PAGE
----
Tips for summarizing a lesson, lecture or meeting for revision purposes.
1. Start by entering the subject matter in the middle of the map with a central idea. This should always include a coloured image. Our brain remembers images in great details this will aid recall
2. Create the main branches from this subject/agenda item, each labeled with a key topic or theme that was covered in the lesson/meeting. Remember to use single keywords in keeping with MindMapping principles (where possible). Each branch should be a different colour.
3. Next draw connecting branches to the main branches and label these with sub-topics. Each branch should be continous and the key word should be written slightly above the branch.
4. Add coloured images to help make the MindMap more visually memorable for revision. Our brain recalls images much easier than text or prose.
5. While it is necessary to be brief in order to create an effective MindMap, you may wish to include more comprehensive notes at early stages of study. Some MindMapping software i.e. iMindMap allows you to add notes to your branches or link them to external files such as Word documents or spreadsheets which you can open up when needed. After you have studied this information, you will only need the keywords of your MindMap to bring it back to memory.
Tips for making notes from a textbook or course material
1. Textbooks are usually neatly structured into chapters, topic headings and sub headings which can provide an easy framework for creating your MindMap branches.
2. Build your Mind Map as you progress through the study text. Every time you read an idea that strikes you as important or interesting, just add it to your MindMap in the appropriate place. You can also add your own thoughts and ideas as they arise while you are reading.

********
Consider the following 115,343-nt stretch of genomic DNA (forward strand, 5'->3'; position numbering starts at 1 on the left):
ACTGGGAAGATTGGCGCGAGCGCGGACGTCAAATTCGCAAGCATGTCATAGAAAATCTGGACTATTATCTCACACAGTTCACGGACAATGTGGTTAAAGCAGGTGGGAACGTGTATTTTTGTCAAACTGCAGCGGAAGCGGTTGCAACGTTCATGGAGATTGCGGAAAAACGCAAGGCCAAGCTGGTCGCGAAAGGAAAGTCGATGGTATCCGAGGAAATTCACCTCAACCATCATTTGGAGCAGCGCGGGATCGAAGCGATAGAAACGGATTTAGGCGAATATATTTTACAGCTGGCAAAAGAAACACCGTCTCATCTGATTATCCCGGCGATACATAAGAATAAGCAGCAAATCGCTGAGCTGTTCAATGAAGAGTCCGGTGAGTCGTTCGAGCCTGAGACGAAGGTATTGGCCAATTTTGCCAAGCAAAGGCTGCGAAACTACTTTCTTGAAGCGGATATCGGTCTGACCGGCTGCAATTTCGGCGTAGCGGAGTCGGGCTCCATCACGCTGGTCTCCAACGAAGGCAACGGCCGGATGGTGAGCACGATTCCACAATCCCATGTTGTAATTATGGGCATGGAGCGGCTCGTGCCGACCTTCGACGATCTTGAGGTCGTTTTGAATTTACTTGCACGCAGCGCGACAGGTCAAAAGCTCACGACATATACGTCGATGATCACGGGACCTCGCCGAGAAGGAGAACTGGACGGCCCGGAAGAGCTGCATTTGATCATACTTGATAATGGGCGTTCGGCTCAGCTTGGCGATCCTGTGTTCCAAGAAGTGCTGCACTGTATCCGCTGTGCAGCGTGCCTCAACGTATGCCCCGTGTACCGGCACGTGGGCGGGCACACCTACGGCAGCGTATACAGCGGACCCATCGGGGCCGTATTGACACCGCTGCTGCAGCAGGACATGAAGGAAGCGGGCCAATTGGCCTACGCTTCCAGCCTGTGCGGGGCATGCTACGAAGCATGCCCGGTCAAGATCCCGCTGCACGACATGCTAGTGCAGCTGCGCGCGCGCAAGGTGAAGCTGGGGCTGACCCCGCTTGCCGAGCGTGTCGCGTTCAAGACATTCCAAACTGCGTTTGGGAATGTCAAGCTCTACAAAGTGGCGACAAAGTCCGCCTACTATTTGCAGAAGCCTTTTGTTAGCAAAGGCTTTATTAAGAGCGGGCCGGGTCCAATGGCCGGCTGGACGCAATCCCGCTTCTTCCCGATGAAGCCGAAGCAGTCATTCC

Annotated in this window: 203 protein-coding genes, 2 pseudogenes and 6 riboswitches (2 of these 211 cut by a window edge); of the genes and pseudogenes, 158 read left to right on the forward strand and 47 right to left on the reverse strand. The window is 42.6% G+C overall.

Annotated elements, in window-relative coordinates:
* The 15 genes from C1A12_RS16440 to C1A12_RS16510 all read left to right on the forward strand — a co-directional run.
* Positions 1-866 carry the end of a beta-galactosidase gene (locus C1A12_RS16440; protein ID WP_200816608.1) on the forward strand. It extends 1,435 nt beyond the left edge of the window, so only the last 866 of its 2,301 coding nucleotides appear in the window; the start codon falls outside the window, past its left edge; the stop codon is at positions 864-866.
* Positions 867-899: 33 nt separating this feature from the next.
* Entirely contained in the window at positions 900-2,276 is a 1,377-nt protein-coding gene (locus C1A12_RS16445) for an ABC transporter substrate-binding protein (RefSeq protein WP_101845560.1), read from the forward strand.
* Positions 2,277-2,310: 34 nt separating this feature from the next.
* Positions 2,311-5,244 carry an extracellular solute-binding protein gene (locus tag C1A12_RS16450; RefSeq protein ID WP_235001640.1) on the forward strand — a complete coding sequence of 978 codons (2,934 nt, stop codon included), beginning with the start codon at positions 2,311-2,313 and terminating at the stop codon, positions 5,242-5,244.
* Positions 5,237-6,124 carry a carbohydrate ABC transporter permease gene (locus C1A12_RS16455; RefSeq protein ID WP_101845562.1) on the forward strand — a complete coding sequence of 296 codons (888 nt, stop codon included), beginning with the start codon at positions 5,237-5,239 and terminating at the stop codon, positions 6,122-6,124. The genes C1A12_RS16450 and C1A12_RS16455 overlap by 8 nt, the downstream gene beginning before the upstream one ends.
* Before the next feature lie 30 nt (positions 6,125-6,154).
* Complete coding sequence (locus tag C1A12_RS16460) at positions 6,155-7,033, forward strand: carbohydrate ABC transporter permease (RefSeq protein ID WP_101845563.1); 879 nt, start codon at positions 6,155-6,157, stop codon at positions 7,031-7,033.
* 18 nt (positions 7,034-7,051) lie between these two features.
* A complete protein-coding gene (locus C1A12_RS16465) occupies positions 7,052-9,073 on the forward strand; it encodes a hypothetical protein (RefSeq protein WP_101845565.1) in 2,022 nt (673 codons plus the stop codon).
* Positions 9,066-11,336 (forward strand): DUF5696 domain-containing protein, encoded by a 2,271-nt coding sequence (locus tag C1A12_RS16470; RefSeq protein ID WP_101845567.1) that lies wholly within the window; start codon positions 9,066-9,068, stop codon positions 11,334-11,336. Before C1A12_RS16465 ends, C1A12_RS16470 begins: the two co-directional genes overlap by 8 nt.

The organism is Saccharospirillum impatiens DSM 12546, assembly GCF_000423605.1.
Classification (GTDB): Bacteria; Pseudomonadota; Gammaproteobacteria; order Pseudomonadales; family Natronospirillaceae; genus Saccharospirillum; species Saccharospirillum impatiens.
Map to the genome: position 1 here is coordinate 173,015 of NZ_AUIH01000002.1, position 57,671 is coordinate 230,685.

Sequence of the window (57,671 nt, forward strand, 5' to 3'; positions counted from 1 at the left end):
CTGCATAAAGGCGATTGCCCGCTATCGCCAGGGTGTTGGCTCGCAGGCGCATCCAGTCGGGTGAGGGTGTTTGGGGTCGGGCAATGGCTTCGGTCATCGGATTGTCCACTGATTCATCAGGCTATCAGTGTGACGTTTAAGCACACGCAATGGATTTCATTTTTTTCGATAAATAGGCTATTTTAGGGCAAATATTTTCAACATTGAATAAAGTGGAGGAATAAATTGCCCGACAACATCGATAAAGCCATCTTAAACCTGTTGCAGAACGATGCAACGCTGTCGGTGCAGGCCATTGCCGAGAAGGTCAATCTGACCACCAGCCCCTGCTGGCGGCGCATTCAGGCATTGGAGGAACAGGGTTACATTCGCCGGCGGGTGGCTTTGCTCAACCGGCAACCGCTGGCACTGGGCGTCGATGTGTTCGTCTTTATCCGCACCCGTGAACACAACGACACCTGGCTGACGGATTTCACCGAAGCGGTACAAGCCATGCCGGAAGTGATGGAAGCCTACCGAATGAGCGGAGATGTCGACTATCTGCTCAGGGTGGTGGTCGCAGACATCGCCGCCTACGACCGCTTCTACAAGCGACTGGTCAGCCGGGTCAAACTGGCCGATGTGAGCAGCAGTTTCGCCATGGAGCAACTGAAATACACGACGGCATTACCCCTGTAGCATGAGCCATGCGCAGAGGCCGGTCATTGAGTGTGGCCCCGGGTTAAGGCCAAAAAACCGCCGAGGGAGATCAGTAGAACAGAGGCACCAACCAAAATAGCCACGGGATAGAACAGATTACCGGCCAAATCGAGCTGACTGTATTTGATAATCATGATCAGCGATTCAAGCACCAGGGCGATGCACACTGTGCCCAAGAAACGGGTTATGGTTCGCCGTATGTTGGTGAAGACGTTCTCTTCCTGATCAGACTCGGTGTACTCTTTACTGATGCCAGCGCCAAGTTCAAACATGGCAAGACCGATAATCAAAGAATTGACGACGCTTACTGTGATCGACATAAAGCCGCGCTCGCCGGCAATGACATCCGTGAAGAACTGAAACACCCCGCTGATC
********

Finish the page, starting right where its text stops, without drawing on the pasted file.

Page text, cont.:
3. Add detail such as images, shapes, highlights and colors to help you organize the material better and commit it to memory.
4. When you have finished reading, you will have generated a single Mind Map which summarizes everything of interest from the text. The act of creating the Mind Map will have greatly increased the volume of information that you absorbed from the text.
5. If you created your Map with MindMapping software you can review the topic at any time by referring back to your MindMap. It is easy to make any changes or restructure your map without the hassle of recreating all of your work.
6. You don’t need pages and pages of notes for effective study!
Mindmapping is a skill which we can all learn and use. It can be used for all forms of planning, organising, creative thinking, learning and recall. The inventor of Tony Buzan has spent many years training hundreds of thousands of people from all nations how to use this amazing technique to enhance their learning, business and personal lives.
Tim Fulford is an independent education consultant and licensed trainer with Think Buzan specialising in Mindmapping for Education and Business. Tim’s extensive background in teaching and education gives him valuable skills and insights into how people are taught, learn and think. Current projects include working with one of the largest academy providers in England to ensure that all stages of the examination processes are effective for the students. Tim offers a range of services which support teaching and learning both to organisations and individuals.